In this article, JB Little suggests we frame the party for a crime they did not commit. This is something I have thought of doing numerous times with my players but for some reason never did. Forcing your players to solve problems by thinking instead of just hitting stuff is always a fun approach to the game for me, but I can understand why it may not be for all player groups. In this article, a group of clerics and paladins will be chasing the player characters or looking for them. This forces them to solve the mystery, finding out who framed them and why, and revealing the true, all while laying undercover and evading the guards. I find it to be a very different style of game to which we are used to, making the players think outside the box while angrily trying to guess who is behind it all.
The clergy is leaded by a powerful priest that can put up a fight if confronted with the player characters. However, fighting will make things worse, making escape the most viable option in most cases. The article includes a whole set of rules on how to handle the chase scenes. It is intended to be simple and cinematic, in the same way it handles convincing others (including this high level priest) of their innocence. I find the rules for chase scenes in the DMG to be quite lacking. These ones are more akin a skill challenge, which might be better, but they are still not so much my jam for these sort of things. It does handle and take into consideration numerous kinds of things the PCs may do during the chase and how they alter the encounter, which is very nice to have though.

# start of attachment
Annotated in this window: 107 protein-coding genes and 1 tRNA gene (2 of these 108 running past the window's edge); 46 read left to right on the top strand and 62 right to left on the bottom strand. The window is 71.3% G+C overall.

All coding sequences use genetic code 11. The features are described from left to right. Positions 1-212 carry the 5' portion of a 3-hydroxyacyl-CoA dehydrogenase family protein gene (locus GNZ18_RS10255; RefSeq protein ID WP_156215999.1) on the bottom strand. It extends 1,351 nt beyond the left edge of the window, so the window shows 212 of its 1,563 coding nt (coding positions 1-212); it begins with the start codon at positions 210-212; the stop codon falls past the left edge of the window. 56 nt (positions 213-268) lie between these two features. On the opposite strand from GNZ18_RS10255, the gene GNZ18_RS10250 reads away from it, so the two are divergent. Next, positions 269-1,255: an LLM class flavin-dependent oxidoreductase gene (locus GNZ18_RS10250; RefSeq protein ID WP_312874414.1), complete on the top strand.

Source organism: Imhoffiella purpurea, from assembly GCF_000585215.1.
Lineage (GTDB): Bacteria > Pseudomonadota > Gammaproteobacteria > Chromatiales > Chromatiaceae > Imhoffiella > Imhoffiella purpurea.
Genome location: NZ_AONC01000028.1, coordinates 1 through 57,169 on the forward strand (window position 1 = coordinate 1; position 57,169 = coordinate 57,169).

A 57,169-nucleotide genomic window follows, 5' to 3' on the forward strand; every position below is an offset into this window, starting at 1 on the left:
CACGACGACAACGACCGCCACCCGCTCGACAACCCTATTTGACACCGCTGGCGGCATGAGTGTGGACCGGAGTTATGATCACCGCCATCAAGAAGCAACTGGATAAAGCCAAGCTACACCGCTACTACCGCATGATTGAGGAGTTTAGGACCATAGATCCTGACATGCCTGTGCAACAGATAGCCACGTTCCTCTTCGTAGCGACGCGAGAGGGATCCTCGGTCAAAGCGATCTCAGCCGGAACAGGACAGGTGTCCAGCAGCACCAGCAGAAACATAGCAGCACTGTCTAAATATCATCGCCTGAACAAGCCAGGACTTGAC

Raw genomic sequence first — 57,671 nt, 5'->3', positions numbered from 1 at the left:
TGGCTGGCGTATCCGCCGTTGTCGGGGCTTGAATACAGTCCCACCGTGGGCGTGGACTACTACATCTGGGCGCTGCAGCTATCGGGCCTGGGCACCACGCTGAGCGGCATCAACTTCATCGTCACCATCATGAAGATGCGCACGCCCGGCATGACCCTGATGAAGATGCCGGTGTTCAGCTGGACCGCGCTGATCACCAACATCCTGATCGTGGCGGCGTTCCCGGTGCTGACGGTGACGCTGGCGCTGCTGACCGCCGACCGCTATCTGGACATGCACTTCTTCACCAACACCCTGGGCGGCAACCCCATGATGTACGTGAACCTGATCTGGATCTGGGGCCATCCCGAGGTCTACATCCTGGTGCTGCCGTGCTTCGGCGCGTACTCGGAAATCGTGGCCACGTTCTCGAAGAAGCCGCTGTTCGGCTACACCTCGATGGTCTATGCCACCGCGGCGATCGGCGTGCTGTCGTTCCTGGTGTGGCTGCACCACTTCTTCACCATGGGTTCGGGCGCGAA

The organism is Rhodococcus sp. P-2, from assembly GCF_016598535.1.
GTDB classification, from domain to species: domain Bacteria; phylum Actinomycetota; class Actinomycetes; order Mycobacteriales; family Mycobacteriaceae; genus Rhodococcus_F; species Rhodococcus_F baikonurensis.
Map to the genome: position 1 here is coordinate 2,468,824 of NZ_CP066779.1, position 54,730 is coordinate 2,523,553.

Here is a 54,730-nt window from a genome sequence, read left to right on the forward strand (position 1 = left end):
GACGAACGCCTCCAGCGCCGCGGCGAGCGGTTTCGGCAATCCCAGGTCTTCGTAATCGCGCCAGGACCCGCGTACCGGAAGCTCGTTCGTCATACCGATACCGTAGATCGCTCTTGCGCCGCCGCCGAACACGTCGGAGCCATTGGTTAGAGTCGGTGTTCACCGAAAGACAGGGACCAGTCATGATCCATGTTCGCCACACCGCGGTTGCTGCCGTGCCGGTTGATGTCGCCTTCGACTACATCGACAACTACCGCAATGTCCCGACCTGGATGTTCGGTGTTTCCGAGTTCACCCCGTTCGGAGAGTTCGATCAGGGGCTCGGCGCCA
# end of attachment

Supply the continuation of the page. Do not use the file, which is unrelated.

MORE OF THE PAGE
Lastly, the article includes more detailed explanations of how and when the framing occurs, and different places the PCs can get information or leads from. I must say I really enjoyed the way it states the clues and ways to use them to your favor, making it feel more like a detective game. The detective work should lead them to the real culprit, and allow the PCs to handle with them in one of many ways. The whole detective aspect of this adventure definitely makes up for the weaker way in which the game handles chase scenes (but this isn’t the author’s fault. I have OPINIONS on why D&D usually doesn’t handle very cinematic scenes like chases very well, and I can see JB did a great work improving them)
So what are my thoughts on this issue of Arcadia? I can see myself using the three of this articles inserting them into my games, or running them as short adventures. The magic market is more intended to be something that can seed more mystery into your world, or as a place to have your characters rest between story arcs. The political intrigue article is definitely my favorite, deserving of its own story arc in a campaign that branches into future new adventures. Last but not least, the investigation on a crime you were framed is something I will surely try out, and I will probably steal the whole detective part of this article!
What are your opinions about this issue? Is there some article you can’t wait to run? Would you change something from one of them? Or… how would you implement these articles in your own game? Let me know in the comments below!